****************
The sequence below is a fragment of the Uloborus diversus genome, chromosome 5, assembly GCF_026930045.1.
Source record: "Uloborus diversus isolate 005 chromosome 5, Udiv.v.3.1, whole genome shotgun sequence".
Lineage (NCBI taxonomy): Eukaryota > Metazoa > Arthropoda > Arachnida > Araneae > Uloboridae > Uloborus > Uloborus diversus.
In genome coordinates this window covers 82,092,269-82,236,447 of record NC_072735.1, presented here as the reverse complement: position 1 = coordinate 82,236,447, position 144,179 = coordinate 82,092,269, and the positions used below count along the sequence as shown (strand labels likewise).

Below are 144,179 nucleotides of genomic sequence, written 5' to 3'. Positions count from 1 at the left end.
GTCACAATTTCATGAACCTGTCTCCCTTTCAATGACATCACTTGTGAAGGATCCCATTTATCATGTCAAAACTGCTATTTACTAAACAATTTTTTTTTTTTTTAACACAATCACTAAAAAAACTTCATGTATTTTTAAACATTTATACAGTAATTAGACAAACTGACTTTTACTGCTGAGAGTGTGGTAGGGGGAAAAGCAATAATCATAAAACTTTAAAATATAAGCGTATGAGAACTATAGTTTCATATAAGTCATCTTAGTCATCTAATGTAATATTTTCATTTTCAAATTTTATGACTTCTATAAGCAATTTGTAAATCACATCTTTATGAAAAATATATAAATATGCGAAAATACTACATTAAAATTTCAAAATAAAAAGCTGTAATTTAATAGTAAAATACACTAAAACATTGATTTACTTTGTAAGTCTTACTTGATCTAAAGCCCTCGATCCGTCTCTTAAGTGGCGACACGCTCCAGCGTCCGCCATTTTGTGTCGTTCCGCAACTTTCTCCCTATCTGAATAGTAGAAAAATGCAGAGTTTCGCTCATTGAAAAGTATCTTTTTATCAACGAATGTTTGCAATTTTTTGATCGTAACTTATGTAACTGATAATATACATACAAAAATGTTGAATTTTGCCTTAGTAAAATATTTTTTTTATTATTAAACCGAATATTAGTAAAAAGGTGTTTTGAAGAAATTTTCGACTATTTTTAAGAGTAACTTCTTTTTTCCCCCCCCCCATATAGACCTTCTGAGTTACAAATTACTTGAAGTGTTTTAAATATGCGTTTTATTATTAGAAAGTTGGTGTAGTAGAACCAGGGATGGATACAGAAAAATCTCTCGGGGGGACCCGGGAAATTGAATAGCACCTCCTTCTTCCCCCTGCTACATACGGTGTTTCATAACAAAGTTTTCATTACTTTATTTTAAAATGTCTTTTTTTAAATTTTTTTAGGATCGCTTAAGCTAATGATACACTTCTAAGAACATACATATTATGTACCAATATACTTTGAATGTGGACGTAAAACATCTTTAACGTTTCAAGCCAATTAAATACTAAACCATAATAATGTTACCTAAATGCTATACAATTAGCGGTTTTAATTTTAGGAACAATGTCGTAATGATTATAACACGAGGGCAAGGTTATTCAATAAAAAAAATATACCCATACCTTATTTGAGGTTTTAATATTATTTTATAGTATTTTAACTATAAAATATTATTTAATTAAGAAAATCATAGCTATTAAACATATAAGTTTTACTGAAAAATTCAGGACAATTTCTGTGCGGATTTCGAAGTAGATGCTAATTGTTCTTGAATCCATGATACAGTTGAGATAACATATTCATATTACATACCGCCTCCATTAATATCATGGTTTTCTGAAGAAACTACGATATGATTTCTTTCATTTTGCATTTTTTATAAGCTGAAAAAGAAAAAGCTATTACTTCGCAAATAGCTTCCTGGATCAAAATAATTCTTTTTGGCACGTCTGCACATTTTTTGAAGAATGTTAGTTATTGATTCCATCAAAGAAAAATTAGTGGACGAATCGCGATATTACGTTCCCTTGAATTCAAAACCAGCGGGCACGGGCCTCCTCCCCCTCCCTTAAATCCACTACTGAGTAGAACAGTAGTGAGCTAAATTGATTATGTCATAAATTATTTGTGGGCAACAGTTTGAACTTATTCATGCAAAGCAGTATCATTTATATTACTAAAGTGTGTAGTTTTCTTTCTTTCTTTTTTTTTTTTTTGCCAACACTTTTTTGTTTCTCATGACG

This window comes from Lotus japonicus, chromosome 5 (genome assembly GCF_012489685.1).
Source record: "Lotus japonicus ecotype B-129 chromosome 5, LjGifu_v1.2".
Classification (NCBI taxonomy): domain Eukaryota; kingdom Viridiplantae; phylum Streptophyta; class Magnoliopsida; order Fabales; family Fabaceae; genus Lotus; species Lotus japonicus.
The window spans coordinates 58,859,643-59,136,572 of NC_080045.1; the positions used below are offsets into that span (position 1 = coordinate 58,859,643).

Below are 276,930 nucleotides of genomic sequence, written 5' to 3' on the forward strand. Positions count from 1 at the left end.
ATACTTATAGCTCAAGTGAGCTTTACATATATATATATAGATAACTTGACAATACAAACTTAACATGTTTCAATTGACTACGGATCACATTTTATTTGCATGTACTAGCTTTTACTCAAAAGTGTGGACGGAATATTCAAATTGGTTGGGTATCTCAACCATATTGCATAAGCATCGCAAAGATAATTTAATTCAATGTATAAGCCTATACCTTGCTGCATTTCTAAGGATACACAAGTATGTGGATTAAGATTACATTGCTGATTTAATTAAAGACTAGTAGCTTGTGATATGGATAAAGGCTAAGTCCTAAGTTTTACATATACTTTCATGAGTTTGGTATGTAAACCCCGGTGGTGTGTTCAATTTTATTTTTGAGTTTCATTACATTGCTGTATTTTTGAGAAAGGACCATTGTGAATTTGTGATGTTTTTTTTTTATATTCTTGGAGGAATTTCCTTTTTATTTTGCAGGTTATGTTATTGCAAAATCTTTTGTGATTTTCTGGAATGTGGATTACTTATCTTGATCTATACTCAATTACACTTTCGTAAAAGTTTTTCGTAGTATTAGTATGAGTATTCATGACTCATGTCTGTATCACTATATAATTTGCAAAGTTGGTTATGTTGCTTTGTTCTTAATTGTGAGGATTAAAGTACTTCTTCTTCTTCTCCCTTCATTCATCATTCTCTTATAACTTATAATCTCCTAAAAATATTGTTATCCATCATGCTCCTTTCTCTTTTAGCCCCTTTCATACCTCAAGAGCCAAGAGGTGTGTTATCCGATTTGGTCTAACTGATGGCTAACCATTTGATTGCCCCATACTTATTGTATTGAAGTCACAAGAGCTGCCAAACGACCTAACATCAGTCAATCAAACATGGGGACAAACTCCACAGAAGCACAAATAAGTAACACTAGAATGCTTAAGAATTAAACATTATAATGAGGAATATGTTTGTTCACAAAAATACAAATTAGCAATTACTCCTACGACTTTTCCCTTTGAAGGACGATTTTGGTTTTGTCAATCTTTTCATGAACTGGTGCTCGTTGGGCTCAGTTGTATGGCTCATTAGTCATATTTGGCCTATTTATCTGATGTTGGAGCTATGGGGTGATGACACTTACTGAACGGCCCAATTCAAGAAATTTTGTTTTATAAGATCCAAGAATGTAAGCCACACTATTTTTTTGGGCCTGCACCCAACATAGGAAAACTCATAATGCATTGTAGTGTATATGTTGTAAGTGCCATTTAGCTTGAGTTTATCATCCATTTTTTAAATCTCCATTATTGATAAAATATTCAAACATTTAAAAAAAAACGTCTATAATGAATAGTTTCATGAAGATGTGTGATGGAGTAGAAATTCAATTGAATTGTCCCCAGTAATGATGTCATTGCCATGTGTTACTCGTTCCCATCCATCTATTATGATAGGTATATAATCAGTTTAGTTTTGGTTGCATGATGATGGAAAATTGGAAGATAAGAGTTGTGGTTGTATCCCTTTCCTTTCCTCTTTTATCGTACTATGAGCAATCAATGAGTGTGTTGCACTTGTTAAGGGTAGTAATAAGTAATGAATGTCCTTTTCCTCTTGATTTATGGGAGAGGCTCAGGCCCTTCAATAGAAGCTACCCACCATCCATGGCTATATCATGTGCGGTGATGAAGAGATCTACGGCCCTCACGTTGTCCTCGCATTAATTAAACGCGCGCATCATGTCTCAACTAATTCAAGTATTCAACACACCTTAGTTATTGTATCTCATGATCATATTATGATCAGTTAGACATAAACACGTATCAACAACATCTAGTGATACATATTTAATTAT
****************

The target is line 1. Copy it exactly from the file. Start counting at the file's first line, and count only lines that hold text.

The sequence below is a fragment of the Uloborus diversus genome, chromosome 5, assembly GCF_026930045.1.